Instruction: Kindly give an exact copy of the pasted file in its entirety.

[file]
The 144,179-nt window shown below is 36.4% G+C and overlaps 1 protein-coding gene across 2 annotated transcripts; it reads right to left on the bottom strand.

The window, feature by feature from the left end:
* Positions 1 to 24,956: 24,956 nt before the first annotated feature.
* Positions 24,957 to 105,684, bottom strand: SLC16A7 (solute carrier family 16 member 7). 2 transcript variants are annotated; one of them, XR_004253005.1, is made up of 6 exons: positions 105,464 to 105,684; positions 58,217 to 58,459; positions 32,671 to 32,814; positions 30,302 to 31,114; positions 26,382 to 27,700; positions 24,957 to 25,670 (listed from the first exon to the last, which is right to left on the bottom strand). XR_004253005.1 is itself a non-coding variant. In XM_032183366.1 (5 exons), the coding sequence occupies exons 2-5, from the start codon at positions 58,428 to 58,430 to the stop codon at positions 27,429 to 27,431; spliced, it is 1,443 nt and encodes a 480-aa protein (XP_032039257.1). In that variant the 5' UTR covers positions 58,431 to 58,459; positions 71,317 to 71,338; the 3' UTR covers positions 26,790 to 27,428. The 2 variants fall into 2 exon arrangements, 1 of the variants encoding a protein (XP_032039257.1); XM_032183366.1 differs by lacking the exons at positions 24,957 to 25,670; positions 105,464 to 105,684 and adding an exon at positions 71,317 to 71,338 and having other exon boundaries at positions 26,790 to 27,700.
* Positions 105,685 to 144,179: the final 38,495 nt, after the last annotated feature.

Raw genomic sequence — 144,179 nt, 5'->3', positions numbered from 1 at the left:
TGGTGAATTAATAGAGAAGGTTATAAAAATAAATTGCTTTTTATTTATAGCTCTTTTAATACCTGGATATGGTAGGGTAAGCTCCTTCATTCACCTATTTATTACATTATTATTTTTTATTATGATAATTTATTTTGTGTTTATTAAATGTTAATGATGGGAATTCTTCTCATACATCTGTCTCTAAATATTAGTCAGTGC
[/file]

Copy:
The 144,179-nt window shown below is 36.4% G+C and overlaps 1 protein-coding gene across 2 annotated transcripts; it reads right to left on the bottom strand.

The window, feature by feature from the left end:
* Positions 1 to 24,956: 24,956 nt before the first annotated feature.
* Positions 24,957 to 105,684, bottom strand: SLC16A7 (solute carrier family 16 member 7). 2 transcript variants are annotated; one of them, XR_004253005.1, is made up of 6 exons: positions 105,464 to 105,684; positions 58,217 to 58,459; positions 32,671 to 32,814; positions 30,302 to 31,114; positions 26,382 to 27,700; positions 24,957 to 25,670 (listed from the first exon to the last, which is right to left on the bottom strand). XR_004253005.1 is itself a non-coding variant. In XM_032183366.1 (5 exons), the coding sequence occupies exons 2-5, from the start codon at positions 58,428 to 58,430 to the stop codon at positions 27,429 to 27,431; spliced, it is 1,443 nt and encodes a 480-aa protein (XP_032039257.1). In that variant the 5' UTR covers positions 58,431 to 58,459; positions 71,317 to 71,338; the 3' UTR covers positions 26,790 to 27,428. The 2 variants fall into 2 exon arrangements, 1 of the variants encoding a protein (XP_032039257.1); XM_032183366.1 differs by lacking the exons at positions 24,957 to 25,670; positions 105,464 to 105,684 and adding an exon at positions 71,317 to 71,338 and having other exon boundaries at positions 26,790 to 27,700.
* Positions 105,685 to 144,179: the final 38,495 nt, after the last annotated feature.

Raw genomic sequence — 144,179 nt, 5'->3', positions numbered from 1 at the left:
TGGTGAATTAATAGAGAAGGTTATAAAAATAAATTGCTTTTTATTTATAGCTCTTTTAATACCTGGATATGGTAGGGTAAGCTCCTTCATTCACCTATTTATTACATTATTATTTTTTATTATGATAATTTATTTTGTGTTTATTAAATGTTAATGATGGGAATTCTTCTCATACATCTGTCTCTAAATATTAGTCAGTGC